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Irresistible: The Rise of Addictive Technology and the Business of Keeping Us Hooked by Adam L. Alter
Alexey Pajitnov wrote Tetris, augmented reality, barriers to entry, Bluma Zeigarnik, call centre, Cass Sunstein, cognitive dissonance, Daniel Kahneman / Amos Tversky, easy for humans, difficult for computers, en.wikipedia.org, experimental subject, game design, Google Glasses, Ian Bogost, IKEA effect, Inbox Zero, Kickstarter, loss aversion, Mark Zuckerberg, Menlo Park, mental accounting, meta-analysis, Oculus Rift, Richard Thaler, Robert Durst, side project, Skype, Snapchat, Steve Jobs, telemarketer
In a classic paper: Dražen Prelec and Duncan Simester, “Always Leave Home Without It: A Further Investigation of the Credit-Card Effect on Willingness to Pay, Marketing Letters 12, no. 1 (2001): 5–12; see also: Dražen Prelec and George Loewenstein, “The Red and the Black: Mental Accounting of Savings and Debt,” Marketing Science 17, no. 1 (1998): 4–28. CHAPTER 8: CLIFFHANGERS In their own: Responses to the ending of The Italian Job on the Internet Movie Database: www.imdb.com/title/tt0064505/reviews. Forty years earlier: Background material on Bluma Zeigarnik and her eponymous effect: A. V. Zeigarnik, “Bluma Zeigarnik: A Memoir,” Gestalt Theory 29, no. 3 (December 8, 2007): 256–68; Bluma Zeigarnik, “On Finished and Unfinished Tasks,” in A Source Book of Gestalt Psychology, W. D. Ellis, ed., (New York: Harcourt, Brace, and Company, 1938), 300–14; Colleen M. Seifert, and Andrea L. Patalano, “Memory for Incomplete Tasks: A Re-Examination of the Zeigarnik Effect,” in Proceedings of the Thirteenth Annual Conference of the Cognitive Science Society (Mahwah, NJ: Erlbaum, 1991), 114–19.
The problem here was that viewers had committed an hour and a half to the story, and like all humans they were wired for closure. If you’ve ever been denied a joke’s punchline, you’ll know that it’s better to hear no story at all than to hear all but the story’s final beat. — Forty years earlier, a Lithuanian psychologist named Bluma Zeigarnik stumbled on the power of cliffhangers. She was sipping coffee at a small café in Vienna when she noticed that her waiter remembered his customers’ orders with superhuman clarity. When he approached the kitchen, he knew to tell the cook to prepare eggs Benedict for table seven, a ham and cheese omelet for table twelve, and scrambled eggs for table fifteen.
This was the golden age of disco, and in many ways, “September” is a model disco classic. But in other ways it’s very unusual. Many pop hits follow a standard circular chord progression—they launch like a rocket ship, hover for a time above the launch pad, and ultimately close the melodic loop by returning to Earth. In the world of Bluma Zeigarnik’s waiter, these tracks are fulfilled orders: they’re satisfying, but your mind leaves them behind when they end, and another song begins. Not so for “September,” according to Peretz. “One of the amazing things about the chord progression in ‘September’ is that it never lands. It makes this loop that you never want to stop hearing.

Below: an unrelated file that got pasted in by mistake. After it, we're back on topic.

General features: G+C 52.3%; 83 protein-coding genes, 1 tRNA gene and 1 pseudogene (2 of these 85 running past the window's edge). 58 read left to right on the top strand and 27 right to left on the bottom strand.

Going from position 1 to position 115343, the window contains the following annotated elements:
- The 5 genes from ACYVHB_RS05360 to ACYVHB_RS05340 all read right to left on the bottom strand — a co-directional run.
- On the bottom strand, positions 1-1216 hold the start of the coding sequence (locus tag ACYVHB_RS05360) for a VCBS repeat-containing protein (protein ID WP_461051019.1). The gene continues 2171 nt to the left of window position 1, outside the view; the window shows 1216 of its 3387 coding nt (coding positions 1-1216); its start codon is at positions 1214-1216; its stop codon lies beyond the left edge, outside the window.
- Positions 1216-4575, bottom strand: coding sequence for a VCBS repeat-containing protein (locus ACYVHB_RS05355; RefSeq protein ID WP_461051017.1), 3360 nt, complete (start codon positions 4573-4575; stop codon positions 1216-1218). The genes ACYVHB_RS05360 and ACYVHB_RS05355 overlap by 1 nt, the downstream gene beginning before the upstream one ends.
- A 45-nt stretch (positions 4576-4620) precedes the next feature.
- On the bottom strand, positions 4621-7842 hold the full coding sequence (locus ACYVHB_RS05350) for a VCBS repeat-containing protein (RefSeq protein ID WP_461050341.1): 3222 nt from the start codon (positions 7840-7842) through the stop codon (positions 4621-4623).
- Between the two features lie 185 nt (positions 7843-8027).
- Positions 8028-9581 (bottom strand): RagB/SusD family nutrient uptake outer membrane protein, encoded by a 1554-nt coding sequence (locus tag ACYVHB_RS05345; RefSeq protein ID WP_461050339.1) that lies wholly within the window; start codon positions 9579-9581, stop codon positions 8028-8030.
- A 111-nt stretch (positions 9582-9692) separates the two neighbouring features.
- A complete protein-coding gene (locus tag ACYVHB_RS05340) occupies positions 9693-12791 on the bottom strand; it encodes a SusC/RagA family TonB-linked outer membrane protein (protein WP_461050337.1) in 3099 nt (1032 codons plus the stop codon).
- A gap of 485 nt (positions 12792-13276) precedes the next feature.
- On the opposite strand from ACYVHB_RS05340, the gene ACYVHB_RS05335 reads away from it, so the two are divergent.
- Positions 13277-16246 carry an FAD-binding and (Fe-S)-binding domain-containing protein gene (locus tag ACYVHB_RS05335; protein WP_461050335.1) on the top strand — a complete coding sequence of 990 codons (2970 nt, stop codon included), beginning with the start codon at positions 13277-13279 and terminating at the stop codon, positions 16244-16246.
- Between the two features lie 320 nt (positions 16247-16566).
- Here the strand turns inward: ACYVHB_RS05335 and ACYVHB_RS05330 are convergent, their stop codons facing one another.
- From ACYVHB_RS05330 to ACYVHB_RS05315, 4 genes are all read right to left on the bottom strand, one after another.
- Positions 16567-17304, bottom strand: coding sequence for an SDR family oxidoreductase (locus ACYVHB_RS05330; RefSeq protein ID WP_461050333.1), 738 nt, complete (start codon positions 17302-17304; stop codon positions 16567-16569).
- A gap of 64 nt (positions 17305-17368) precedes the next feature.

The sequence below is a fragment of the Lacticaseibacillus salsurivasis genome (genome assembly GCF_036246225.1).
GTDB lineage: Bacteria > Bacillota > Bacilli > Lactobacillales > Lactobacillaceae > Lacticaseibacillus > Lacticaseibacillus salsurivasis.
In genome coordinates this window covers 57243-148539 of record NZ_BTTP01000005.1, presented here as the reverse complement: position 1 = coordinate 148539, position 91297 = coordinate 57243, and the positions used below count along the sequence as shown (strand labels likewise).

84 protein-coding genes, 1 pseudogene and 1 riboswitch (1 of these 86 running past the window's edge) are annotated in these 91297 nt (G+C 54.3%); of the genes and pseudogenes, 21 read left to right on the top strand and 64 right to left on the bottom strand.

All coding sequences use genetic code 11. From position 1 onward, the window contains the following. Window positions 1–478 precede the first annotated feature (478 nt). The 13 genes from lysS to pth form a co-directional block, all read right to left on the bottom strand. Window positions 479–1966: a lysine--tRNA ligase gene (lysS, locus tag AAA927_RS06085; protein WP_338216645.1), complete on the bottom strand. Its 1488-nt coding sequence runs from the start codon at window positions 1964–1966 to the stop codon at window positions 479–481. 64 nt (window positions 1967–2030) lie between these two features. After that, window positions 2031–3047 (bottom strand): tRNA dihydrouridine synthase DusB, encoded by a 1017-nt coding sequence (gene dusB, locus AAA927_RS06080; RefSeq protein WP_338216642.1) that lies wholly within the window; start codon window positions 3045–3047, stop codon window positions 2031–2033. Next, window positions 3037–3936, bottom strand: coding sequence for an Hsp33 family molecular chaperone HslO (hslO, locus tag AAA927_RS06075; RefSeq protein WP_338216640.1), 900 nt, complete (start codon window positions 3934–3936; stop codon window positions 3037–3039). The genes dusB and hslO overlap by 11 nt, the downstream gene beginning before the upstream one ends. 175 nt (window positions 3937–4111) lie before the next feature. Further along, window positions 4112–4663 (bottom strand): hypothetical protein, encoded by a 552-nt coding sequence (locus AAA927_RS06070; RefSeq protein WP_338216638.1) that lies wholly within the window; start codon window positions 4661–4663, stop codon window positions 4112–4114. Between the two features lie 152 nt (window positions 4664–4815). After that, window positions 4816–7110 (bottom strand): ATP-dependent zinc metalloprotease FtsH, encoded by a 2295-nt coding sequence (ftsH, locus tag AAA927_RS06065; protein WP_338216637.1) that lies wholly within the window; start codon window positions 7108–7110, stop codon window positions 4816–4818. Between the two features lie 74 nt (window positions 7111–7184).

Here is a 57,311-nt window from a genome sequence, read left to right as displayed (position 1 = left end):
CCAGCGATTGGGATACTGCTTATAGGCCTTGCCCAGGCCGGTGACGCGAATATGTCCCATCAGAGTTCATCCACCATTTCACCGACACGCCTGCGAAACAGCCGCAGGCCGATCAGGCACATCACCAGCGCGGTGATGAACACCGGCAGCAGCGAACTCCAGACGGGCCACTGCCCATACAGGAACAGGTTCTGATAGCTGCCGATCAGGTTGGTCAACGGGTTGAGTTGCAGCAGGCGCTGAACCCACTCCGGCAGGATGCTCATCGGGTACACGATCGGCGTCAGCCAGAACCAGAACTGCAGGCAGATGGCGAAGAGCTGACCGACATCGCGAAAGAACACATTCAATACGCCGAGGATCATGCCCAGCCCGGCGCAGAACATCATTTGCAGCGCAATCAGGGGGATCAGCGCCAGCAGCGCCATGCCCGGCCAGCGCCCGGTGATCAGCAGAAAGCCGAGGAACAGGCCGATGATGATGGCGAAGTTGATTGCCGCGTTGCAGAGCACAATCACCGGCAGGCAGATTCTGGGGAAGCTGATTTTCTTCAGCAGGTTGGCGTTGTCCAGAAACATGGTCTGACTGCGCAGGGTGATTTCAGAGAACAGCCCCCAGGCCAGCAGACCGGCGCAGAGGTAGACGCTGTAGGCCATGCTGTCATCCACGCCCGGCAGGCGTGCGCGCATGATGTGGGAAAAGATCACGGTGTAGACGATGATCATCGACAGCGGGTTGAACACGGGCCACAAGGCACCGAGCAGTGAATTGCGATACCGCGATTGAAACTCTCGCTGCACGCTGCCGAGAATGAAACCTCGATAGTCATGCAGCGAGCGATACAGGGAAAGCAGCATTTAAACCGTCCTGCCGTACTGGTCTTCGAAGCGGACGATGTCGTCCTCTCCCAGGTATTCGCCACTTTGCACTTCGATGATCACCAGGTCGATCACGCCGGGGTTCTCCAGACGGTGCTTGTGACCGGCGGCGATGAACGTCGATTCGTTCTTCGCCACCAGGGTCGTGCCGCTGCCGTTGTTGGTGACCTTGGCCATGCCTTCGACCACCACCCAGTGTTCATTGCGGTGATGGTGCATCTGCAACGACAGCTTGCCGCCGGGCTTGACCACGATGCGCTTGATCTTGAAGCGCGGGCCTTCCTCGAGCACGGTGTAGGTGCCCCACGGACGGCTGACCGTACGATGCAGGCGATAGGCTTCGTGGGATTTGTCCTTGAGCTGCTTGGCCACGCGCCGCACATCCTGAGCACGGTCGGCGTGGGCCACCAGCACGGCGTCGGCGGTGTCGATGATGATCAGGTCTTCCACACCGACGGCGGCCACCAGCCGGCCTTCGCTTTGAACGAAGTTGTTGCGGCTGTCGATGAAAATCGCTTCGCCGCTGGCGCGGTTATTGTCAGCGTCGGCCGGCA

Deep Work: Rules for Focused Success in a Distracted World by Cal Newport
8-hour work day, Albert Einstein, barriers to entry, Bluma Zeigarnik, business climate, Cal Newport, Capital in the Twenty-First Century by Thomas Piketty, Clayton Christensen, David Brooks, David Heinemeier Hansson, deliberate practice, disruptive innovation, Donald Knuth, Donald Trump, Downton Abbey, en.wikipedia.org, Erik Brynjolfsson, experimental subject, follow your passion, Frank Gehry, informal economy, information retrieval, Internet Archive, Jaron Lanier, knowledge worker, Mark Zuckerberg, Marshall McLuhan, Merlin Mann, Nate Silver, new economy, Nicholas Carr, popular electronics, remote working, Richard Feynman, Ruby on Rails, Silicon Valley, Silicon Valley startup, Snapchat, statistical model, the medium is the message, Watson beat the top human players on Jeopardy!, web application, winner-take-all economy, zero-sum game
The concept of a shutdown ritual might at first seem extreme, but there’s a good reason for it: the Zeigarnik effect. This effect, which is named for the experimental work of the early-twentieth-century psychologist Bluma Zeigarnik, describes the ability of incomplete tasks to dominate our attention. It tells us that if you simply stop whatever you are doing at five p.m. and declare, “I’m done with work until tomorrow,” you’ll likely struggle to keep your mind clear of professional issues, as the many obligations left unresolved in your mind will, as in Bluma Zeigarnik’s experiments, keep battling for your attention throughout the evening (a battle that they’ll often win). At first, this challenge might seem unresolvable.
Originals: How Non-Conformists Move the World by Adam Grant